Hidden cameras in areas of Birmingham with large Muslim populations will be removed and any counter terrorism involvement stopped, police say.
A total of 218 cameras - 72 hidden - were put up in the Washwood Heath and Sparkbrook districts and paid for from a Home Office counter-terrorism fund.
Residents said they were not consulted about it.
Sharon Rowe, Assistant Chief Constable of West Midlands Police, apologised and said "mistakes had been made".
The CCTV and number plate recognition cameras have not been switched on and officials involved promised full public consultation last month.
About 300 people attended a public meeting at the Bordesley Centre in the Sparkbrook area of the city on Sunday to discuss the issue.
Senior police, council officers, politicians and civil liberty campaigners addressed the audience as well as campaigners fighting to get the cameras removed.
The cameras were put up as part of a scheme called Project Champion.
Of these, 106 were Automatic Number Plate Recognition (ANPR) devices which were able to record registration plates as vehicles moved around the areas.
Home Secretary Theresa May said on Sunday there should be tighter regulation of ANPR cameras while the government is to look at limiting access to the database that logs more than 10 million vehicles every day.
In April, the Safer Birmingham Project (SBP) - made up of city councillors, police representatives and other agencies - said it had received £3m from the Home Office to improve community safety and reduce crime in the Washwood Heath and Sparkbrook wards.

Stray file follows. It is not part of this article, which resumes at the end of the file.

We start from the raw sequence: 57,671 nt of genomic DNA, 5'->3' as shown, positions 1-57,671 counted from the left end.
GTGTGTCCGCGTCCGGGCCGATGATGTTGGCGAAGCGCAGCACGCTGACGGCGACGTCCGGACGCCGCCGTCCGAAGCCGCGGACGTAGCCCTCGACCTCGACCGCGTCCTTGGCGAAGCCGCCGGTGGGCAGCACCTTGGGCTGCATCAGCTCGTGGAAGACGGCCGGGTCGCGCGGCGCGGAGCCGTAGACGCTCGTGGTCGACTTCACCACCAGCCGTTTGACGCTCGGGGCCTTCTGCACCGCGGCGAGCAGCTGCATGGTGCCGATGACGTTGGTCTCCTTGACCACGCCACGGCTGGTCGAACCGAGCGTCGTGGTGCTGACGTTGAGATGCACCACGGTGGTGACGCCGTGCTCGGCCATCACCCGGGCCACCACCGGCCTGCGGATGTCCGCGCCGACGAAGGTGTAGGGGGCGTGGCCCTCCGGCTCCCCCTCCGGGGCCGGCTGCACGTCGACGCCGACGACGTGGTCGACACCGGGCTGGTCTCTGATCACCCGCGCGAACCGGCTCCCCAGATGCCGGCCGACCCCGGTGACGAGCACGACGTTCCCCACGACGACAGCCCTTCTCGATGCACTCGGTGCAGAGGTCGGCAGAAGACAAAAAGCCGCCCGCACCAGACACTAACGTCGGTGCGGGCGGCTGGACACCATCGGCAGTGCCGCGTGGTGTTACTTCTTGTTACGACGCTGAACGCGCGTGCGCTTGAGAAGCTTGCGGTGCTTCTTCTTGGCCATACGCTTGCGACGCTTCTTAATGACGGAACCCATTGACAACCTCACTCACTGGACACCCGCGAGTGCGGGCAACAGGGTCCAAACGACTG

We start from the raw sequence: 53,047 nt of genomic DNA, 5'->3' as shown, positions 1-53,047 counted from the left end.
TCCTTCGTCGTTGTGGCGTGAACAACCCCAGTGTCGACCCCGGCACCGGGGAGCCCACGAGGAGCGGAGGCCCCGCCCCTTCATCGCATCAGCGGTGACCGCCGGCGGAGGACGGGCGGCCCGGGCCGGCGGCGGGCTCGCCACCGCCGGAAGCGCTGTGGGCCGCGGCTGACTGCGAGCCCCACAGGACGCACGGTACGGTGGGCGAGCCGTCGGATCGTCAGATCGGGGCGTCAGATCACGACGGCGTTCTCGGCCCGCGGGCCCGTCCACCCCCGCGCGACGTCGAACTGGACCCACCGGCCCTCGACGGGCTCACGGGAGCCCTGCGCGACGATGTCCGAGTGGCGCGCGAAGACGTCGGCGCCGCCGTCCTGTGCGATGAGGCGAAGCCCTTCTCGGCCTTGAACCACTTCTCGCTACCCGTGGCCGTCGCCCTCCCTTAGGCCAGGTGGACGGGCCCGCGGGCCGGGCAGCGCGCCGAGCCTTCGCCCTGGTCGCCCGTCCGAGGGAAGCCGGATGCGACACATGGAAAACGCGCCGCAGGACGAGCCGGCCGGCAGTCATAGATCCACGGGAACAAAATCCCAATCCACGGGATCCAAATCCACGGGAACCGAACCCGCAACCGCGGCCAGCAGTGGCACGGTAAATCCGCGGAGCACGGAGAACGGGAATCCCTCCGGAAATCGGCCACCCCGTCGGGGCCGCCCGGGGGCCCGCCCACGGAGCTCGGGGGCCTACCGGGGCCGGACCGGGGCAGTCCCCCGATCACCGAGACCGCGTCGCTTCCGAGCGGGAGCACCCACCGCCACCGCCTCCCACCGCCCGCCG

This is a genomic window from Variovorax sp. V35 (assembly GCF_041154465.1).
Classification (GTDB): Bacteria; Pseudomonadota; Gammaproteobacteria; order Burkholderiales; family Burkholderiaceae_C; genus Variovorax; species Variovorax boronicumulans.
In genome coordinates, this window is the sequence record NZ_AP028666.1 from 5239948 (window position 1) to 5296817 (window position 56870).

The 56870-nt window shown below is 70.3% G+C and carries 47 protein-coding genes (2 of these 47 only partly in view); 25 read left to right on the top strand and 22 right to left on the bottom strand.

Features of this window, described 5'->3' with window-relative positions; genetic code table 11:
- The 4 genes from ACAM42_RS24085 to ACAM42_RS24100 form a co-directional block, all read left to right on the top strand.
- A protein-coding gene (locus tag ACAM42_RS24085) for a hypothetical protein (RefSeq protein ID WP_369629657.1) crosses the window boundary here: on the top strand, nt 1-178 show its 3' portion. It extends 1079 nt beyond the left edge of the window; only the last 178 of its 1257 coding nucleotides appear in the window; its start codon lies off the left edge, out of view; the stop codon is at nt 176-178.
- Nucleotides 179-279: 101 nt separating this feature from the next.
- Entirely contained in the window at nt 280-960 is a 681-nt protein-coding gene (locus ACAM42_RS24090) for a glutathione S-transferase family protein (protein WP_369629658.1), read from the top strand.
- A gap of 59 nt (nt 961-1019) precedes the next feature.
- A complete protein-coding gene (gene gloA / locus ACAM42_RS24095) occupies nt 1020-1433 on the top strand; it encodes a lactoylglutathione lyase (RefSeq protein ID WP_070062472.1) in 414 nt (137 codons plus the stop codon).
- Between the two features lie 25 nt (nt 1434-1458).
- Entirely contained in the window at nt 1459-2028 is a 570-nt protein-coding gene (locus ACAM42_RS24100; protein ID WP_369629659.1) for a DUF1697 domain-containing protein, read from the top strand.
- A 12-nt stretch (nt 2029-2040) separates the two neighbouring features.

But it later emerged the money came through the Terrorism and Allied Matters (TAM) fund, which is administered by the Association of Chief Police Officers' (Acpo).
The SBP said although the counter-terrorism unit secured the funding, the camera sites were chosen on the basis of general crime data - not just counter-terrorism intelligence.
Jackie Russell, director of the SBP, told BBC News at Sunday's meeting that there was never any intention to deceive.
"It's not lies and more lies," she said.
"I have to say that everybody I have been engaged with on this project from the start has no intent to do this.
"We would not choose to be here and we would not have chosen this course."
The assistant chief constable said it was now important to see how everyone involved can move forward.
"I accept we've made mistakes, especially around the consultation," she said.
"My job now is to see what we can do moving forward together."
Bags will eventually be placed over the cameras and currently signs have been put up saying "Cameras Not In Use".
Speaking after the meeting, Liberty director Shami Chakrabarti said: "The scheme was an own goal from the police.
"I think that we saw that accepted by the assistant chief constable.
"This isn't Project Champion any more trust me, this is Project Humble Pie."